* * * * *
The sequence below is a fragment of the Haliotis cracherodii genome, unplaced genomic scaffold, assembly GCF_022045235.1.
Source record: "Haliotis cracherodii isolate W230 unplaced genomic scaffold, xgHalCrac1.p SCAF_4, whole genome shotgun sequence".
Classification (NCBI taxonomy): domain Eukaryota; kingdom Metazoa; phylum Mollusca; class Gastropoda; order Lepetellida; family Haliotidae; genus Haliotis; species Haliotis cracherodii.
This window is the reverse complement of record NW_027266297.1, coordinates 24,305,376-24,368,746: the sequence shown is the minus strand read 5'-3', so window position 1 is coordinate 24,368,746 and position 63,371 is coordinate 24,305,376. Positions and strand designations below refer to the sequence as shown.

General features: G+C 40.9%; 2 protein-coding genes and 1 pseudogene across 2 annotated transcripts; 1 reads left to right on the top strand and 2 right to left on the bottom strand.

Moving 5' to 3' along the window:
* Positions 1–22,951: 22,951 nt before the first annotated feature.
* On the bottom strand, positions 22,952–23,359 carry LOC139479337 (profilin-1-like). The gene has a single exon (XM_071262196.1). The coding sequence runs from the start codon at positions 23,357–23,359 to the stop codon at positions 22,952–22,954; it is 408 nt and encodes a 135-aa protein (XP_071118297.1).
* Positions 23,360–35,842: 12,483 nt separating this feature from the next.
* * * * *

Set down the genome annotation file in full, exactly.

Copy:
The sequence below is a fragment of the Haliotis cracherodii genome, unplaced genomic scaffold, assembly GCF_022045235.1.
Source record: "Haliotis cracherodii isolate W230 unplaced genomic scaffold, xgHalCrac1.p SCAF_4, whole genome shotgun sequence".
Classification (NCBI taxonomy): domain Eukaryota; kingdom Metazoa; phylum Mollusca; class Gastropoda; order Lepetellida; family Haliotidae; genus Haliotis; species Haliotis cracherodii.
This window is the reverse complement of record NW_027266297.1, coordinates 24,305,376-24,368,746: the sequence shown is the minus strand read 5'-3', so window position 1 is coordinate 24,368,746 and position 63,371 is coordinate 24,305,376. Positions and strand designations below refer to the sequence as shown.

General features: G+C 40.9%; 2 protein-coding genes and 1 pseudogene across 2 annotated transcripts; 1 reads left to right on the top strand and 2 right to left on the bottom strand.

Moving 5' to 3' along the window:
* Positions 1–22,951: 22,951 nt before the first annotated feature.
* On the bottom strand, positions 22,952–23,359 carry LOC139479337 (profilin-1-like). The gene has a single exon (XM_071262196.1). The coding sequence runs from the start codon at positions 23,357–23,359 to the stop codon at positions 22,952–22,954; it is 408 nt and encodes a 135-aa protein (XP_071118297.1).
* Positions 23,360–35,842: 12,483 nt separating this feature from the next.